Braves get a reminder to stay focused after almost giving game away
One half-inning, closer Mark Melancon was high-stepping and high-fiving in the Atlanta bullpen after catching a home-run ball off the bat of Ozzie Albies for the second straight night, and Albies was posing for a pretend selfie with teammates in the Braves dugout.
The next, the Braves were white-knuckling through potential disaster in the bottom of the ninth, pushed to the brink of a collapse that might have rivaled the Falcons’ 25-point blown third-quarter lead in a Super Bowl LI loss to the New England Patriots for Atlanta sporting flops.
Almost all of a seven-run, seventh-inning lead had disappeared, and the potential tying run was on third base for the Dodgers when Melancon got AJ Pollock to ground out to third to close Atlanta’s nail-biter of an 8-7 National League Championship Series Game 2 victory at Globe Life Field.
Photos from Game 2 of the National League Championship Series between the Dodgers and Atlanta Braves at Globe Life Field in Arlington, Texas.
“That was definitely nerve-wracking,” Atlanta starter Ian Anderson said after the Braves took a 2-0 lead in the best-of-seven series. “That’s a good team over there, and they don’t quit. The last three outs are the toughest three to get, especially in the postseason.”
The first 6½ innings were filled with some tension but mostly fun and frivolity for the Braves. Anderson, the 22-year-old rookie right-hander, blanked the Dodgers over four one-hit innings, navigating through five walks to extend his scoreless playoff streak to 15 2/3 innings in three starts.
“There was traffic, and he did a great job of never giving in,” Atlanta manager Brian Snitker said. “He wasn’t real sharp, as evidenced by the walks and the pitch count (85), but that’s gonna happen. To his credit, he kept things manageable and didn’t let an inning get out of hand. What a great trait for a young pitcher.”
Anderson got some help from third baseman Austin Riley, who snagged Will Smith’s one-hop smash with two on and two out in the first, and first baseman Freddie Freeman, who sprawled into the dirt to make a full-extension catch of Riley’s errant throw while keeping his foot on the bag to end the inning.
“That was huge,” Anderson said. “Riley made a fantastic play, and Freddie on the other end, he showed why he won that Gold Glove [in 2018]. It definitely settled me down, that we got me out of that jam, and that went a long way to helping me get through the innings I got through.”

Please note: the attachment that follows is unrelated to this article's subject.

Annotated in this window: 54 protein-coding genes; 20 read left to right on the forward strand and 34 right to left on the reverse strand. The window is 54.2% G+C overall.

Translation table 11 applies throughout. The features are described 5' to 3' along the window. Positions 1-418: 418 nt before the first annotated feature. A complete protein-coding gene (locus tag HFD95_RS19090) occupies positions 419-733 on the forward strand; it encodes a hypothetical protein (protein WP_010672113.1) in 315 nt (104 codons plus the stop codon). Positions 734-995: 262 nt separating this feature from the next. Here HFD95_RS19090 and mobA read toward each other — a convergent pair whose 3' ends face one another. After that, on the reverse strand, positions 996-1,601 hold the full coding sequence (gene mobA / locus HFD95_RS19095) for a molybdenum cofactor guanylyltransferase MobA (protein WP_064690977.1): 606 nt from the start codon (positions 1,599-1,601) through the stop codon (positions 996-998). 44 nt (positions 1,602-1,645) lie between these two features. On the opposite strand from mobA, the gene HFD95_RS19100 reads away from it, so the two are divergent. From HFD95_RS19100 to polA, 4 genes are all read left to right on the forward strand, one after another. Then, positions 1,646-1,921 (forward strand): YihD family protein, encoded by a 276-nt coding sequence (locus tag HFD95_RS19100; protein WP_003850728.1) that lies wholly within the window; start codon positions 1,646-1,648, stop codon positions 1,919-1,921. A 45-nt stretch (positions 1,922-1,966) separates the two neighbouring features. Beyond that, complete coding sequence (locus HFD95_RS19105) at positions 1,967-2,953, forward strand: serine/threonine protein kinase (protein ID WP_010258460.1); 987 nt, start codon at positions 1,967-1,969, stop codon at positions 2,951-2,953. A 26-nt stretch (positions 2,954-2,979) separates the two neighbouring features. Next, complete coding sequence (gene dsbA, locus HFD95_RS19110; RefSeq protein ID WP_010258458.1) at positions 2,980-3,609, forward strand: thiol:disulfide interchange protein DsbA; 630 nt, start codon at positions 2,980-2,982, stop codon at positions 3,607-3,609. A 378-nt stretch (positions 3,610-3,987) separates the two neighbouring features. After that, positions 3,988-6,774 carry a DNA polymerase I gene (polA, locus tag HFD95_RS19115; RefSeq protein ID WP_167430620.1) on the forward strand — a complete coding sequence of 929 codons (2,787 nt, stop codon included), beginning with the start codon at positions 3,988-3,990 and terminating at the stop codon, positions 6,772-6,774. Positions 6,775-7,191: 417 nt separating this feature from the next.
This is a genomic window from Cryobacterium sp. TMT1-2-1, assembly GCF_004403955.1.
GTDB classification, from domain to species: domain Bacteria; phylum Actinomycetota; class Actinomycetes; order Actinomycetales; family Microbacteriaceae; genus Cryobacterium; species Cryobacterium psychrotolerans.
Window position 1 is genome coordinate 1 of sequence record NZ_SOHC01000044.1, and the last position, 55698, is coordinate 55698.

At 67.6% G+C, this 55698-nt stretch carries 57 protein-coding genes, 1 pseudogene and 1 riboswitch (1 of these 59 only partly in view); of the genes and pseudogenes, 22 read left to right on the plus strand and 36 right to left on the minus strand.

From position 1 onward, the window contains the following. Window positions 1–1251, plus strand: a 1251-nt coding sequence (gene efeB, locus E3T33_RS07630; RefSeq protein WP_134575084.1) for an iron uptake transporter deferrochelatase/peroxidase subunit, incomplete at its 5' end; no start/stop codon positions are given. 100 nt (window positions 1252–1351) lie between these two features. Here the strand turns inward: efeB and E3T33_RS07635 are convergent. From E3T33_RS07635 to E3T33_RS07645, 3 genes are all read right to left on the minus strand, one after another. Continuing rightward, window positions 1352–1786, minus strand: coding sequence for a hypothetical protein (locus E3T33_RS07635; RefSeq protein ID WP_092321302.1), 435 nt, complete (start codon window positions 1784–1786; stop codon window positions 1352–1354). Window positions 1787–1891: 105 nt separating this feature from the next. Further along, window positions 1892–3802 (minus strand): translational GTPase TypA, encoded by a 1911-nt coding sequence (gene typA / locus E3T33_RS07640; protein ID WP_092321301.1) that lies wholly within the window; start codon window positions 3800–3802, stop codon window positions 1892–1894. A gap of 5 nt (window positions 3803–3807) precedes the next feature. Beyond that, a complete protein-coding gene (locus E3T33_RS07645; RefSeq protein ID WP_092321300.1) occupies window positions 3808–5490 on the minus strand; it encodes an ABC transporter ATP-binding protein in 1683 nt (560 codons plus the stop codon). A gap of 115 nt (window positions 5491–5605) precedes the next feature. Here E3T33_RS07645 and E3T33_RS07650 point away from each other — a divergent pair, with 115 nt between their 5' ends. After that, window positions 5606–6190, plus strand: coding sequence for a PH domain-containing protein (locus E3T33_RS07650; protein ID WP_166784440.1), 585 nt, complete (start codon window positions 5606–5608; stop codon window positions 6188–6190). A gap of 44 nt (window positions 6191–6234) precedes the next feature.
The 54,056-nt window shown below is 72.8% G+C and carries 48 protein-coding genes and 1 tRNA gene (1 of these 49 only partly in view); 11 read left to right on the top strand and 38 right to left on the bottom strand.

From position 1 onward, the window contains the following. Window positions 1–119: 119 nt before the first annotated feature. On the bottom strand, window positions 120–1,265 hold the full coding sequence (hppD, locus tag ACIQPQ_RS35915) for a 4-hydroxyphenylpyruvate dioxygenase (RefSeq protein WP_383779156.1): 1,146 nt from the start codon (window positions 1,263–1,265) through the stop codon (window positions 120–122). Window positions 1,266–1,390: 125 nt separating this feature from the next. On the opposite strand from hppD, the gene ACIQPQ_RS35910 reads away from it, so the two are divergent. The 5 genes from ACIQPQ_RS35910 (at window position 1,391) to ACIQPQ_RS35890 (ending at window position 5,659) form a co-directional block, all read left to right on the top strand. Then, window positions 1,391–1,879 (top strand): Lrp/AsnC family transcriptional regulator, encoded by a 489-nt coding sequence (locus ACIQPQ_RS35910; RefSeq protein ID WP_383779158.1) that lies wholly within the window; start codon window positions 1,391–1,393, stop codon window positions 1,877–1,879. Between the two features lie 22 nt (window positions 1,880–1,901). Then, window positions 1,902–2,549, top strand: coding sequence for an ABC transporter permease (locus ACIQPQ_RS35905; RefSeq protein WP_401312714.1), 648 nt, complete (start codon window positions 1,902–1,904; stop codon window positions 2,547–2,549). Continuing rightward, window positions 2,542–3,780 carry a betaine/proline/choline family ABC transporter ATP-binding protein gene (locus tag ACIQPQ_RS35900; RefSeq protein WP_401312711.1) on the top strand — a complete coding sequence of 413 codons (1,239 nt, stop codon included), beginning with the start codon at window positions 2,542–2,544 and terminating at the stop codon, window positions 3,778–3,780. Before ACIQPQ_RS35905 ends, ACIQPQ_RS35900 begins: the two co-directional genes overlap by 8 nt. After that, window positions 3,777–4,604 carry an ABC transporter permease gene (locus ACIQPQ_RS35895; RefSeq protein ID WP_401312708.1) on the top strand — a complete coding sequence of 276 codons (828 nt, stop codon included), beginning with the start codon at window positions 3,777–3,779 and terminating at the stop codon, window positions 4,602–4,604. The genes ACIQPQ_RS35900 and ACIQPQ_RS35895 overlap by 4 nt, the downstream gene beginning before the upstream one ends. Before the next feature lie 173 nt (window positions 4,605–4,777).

Tyler Matzek, the 29-year-old left-hander from Capistrano Valley High who pitched for the independent-league Texas AirHogs in 2018 and 2019 and overcame a case of the throwing yips to return to the big leagues, blanked the Dodgers on one hit and struck out one in the fifth and sixth innings.
“He’s been a huge reason for our success in the bullpen,” Melancon said of Matzek, who went 4-3 with a 2.79 ERA in 21 games this season. “Without Matzek, we couldn’t piece things together. He gives us two innings tonight, and he’s done that quite a bit.
“We don’t really look at those fifth, sixth and seventh innings all that often, but because of him, we’ve been able to piece together wins quite often [during] those innings that sometimes don’t get much love.”
Freeman, the former Orange El Modena High standout, provided an early Atlanta lead with a two-run homer to right, a 408-foot laser that left his bat at 108 mph, in the fourth inning, just like he did with his first-inning solo shot in Game 1.
“He just keeps reiterating why he’s the MVP, right?” Melancon said of Freeman, who hit .341 with a 1.102 on-base-plus-slugging percentage, 13 homers, 23 doubles, 53 RBIs and 51 runs this season. “Freddie is one of the most consistent players I’ve ever seen, played against, played with and been around.”
The Braves channeled their inner Dodgers during a four-run, fifth-inning rally in which seven of the first eight batters worked full counts, four drew walks — one with the bases loaded — and Cristian Pache (double) and Freeman (single) drove in runs with hits. Dansby Swanson’s RBI double in the seventh made it 7-0.
Corey Seager’s three-run homer off left-hander A.J. Minter pulled the Dodgers to within 7-3 in the bottom of the seventh. Albies’ solo shot off Adam Kolarek pushed Atlanta’s lead to 8-3 in the top of the ninth.
But the Dodgers roared back with four runs in the bottom of the ninth, as Mookie Betts singled, Seager hit an RBI double and Max Muncy crushed a two-run homer off right-hander Josh Tomlin.
Did the Dodgers stay with starter Tony Gonsolin too long when the Braves broke the game open in the fifth? Should left-hander Adam Kolarek have been summond?
Melancon replaced Tomlin and got Smith to hit what appeared to be a routine, game-ending grounder to second base, but Albies bobbled the ball twice and threw late to first for an error.
Cody Bellinger rifled an RBI triple into the right-field corner to make it 8-7 before Pollock grounded out, sending a collective sigh of relief through the Braves dugout.
“That’s a powerful team over there, and until that 27th out is made, you don’t feel good because of what they’re capable of doing,” Snitker said of the Dodgers. “They’ve been through the wars. They’re a good club, and you gotta make pitches, you gotta hit locations. This whole thing is gonna be tough.”
Melancon, who spent two-plus seasons with San Francisco from 2017 to 2019, expected no less from a team that has won eight straight NL West titles and advanced to the World Series in two of the last three years.
“They’re a good club, they’re not gonna give up,” Melancon said. “We have to treat [Wednesday] like it’s the first game of the series. There’s no reason for either club to take their foot off the gas, right? Nobody has won anything yet. We have to come out strong, keep our mind-set and stay focused.”
DiGiovanna reported from Los Angeles.
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